CHARLESTON, S.C. (AP) — After four days of testimony, prosecutors rested their death penalty case Monday against convicted Charleston church shooter Dylann Roof, calling more than two dozen people during the trial's penalty phase.
Most of the testimony consisted of heartwarming stories about each of the nine people Roof killed in the 2015 attack at Emanuel AME Church. Witnesses also talked about the heartrending tales of loss in the wake of the deaths.
Roof, 22, was convicted last month on 33 federal charges, including hate crimes and obstruction of religion. The same jury that found him guilty has been back in court this month, tasked with deciding if he gets the death penalty or life in prison.
As he promised earlier in the trial, Roof — who is representing himself — rested his case without calling witnesses or presenting any evidence on his own behalf.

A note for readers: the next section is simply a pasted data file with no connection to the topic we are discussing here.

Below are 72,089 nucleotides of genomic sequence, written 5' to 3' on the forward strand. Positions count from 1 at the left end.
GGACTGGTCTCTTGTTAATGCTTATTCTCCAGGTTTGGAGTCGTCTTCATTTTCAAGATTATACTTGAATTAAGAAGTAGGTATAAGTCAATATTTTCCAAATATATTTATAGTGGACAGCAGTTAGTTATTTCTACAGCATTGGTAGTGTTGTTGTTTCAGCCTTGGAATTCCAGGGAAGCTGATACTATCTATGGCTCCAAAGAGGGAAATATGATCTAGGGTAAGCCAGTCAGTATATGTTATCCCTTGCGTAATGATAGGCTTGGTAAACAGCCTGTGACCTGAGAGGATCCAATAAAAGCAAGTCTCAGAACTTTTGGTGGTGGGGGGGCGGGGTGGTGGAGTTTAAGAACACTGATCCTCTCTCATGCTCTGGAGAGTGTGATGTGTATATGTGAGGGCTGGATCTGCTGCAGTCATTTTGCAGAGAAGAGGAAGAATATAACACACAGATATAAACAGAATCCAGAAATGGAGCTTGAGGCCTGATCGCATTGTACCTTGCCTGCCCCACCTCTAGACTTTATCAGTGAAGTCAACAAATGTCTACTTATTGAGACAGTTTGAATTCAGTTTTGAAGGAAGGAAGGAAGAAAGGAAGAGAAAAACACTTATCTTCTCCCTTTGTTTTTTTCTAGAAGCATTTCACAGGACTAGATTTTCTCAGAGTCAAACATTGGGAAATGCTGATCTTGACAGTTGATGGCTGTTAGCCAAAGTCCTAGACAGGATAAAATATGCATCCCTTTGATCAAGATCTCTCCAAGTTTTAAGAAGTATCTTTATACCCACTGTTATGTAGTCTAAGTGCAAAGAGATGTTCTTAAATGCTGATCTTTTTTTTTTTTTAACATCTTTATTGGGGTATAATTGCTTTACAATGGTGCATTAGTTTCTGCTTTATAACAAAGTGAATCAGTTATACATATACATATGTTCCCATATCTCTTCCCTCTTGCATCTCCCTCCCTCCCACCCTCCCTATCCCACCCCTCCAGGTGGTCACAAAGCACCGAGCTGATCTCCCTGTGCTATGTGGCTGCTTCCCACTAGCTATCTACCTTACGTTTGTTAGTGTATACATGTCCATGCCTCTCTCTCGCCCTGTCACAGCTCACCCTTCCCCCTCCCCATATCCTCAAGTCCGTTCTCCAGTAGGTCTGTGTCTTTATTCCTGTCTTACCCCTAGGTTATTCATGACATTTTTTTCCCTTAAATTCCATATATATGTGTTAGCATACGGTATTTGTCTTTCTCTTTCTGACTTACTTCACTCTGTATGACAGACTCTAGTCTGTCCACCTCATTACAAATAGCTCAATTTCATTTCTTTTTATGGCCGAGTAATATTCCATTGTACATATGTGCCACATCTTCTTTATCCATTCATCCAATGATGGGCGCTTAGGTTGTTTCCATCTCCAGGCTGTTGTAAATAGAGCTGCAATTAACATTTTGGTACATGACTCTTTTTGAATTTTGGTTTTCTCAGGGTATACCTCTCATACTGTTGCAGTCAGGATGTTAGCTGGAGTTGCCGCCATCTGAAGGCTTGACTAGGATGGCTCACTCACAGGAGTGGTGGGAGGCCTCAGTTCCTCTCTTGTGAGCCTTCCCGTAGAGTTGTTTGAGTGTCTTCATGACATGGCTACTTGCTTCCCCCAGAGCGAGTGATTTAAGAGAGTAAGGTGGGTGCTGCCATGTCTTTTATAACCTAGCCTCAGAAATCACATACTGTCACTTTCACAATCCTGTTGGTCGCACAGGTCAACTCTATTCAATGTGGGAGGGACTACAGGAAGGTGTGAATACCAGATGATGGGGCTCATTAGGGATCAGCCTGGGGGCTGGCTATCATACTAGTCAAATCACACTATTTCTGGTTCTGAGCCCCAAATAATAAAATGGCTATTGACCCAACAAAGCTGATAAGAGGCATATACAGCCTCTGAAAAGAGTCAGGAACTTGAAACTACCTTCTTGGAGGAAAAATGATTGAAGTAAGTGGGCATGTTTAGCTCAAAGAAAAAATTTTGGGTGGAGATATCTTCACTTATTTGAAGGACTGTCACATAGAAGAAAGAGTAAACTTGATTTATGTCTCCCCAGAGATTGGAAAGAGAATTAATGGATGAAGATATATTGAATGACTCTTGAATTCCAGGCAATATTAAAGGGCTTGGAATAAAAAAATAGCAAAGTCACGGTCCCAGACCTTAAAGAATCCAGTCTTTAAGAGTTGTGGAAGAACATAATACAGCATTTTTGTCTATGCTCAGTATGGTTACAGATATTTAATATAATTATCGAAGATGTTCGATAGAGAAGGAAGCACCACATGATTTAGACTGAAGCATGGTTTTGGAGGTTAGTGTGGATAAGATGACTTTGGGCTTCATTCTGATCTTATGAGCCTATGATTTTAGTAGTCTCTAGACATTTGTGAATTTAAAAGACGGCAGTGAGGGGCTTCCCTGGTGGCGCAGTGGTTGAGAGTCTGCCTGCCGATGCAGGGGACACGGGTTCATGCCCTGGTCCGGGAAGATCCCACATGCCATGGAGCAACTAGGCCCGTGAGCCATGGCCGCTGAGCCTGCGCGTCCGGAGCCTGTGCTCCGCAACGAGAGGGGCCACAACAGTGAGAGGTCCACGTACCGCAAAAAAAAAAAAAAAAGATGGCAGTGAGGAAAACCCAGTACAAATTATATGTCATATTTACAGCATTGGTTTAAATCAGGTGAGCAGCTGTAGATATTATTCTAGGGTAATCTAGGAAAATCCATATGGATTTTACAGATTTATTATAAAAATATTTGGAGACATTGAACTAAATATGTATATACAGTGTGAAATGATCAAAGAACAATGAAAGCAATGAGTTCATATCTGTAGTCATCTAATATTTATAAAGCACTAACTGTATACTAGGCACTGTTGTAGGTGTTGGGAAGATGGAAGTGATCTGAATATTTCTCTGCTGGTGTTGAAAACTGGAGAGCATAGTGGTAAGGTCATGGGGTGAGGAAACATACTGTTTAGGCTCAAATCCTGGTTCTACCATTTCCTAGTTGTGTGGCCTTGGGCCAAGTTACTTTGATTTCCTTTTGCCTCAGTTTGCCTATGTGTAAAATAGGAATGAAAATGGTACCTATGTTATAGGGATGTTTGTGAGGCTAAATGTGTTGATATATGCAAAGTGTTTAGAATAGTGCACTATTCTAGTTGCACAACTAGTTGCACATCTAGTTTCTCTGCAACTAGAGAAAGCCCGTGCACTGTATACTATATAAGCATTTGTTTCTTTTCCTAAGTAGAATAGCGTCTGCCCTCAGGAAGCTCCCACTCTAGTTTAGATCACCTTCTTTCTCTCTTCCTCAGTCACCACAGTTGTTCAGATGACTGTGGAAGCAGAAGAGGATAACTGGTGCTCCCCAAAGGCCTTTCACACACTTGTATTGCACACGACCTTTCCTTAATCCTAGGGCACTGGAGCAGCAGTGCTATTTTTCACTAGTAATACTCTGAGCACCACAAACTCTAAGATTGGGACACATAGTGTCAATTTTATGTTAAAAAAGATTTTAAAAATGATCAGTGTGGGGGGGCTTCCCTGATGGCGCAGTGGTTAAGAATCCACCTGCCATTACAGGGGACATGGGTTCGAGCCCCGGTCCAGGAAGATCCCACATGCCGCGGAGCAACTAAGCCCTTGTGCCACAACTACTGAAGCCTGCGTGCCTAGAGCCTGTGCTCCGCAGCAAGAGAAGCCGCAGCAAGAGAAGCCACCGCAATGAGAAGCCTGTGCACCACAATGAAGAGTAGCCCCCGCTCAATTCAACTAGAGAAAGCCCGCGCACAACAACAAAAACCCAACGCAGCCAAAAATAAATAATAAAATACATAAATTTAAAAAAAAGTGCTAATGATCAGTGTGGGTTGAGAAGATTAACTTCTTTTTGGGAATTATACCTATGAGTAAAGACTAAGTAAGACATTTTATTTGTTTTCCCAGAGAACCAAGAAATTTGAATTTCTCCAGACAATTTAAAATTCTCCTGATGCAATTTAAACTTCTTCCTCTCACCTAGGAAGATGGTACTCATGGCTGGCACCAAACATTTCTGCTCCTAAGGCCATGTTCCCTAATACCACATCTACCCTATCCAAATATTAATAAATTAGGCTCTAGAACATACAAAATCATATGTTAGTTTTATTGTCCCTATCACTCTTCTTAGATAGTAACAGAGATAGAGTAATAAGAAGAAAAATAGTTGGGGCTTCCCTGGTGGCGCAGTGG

Jennifer Pinckney was the government's first witness, testifying about the life of her husband, church pastor and state Sen. Clementa Pinckney. She also spoke about the harrowing minutes she spent huddled underneath a desk with her youngest daughter as shots rang out in the next room, unsure if the shooter was coming her way.
Survivor Felicia Sanders, who also gave powerful testimony during the guilt phase of Roof's trial, wrapped up prosecutors' case at sentencing, talking about her creative, 26-year-old son, the youngest victim, and his commitment to his faith and Emanuel.
"That night they were getting basic instruction before leaving Earth," Sanders said. "I did not know that was going to be the life of them."
U.S. District Judge Richard Gergel says he expects jurors to begin deliberating as early as Tuesday. Later Monday afternoon, Roof, prosecutors and the judge were expected to hash out the jury charge, a set of instructions on the law jurors will receive before they start their discussions.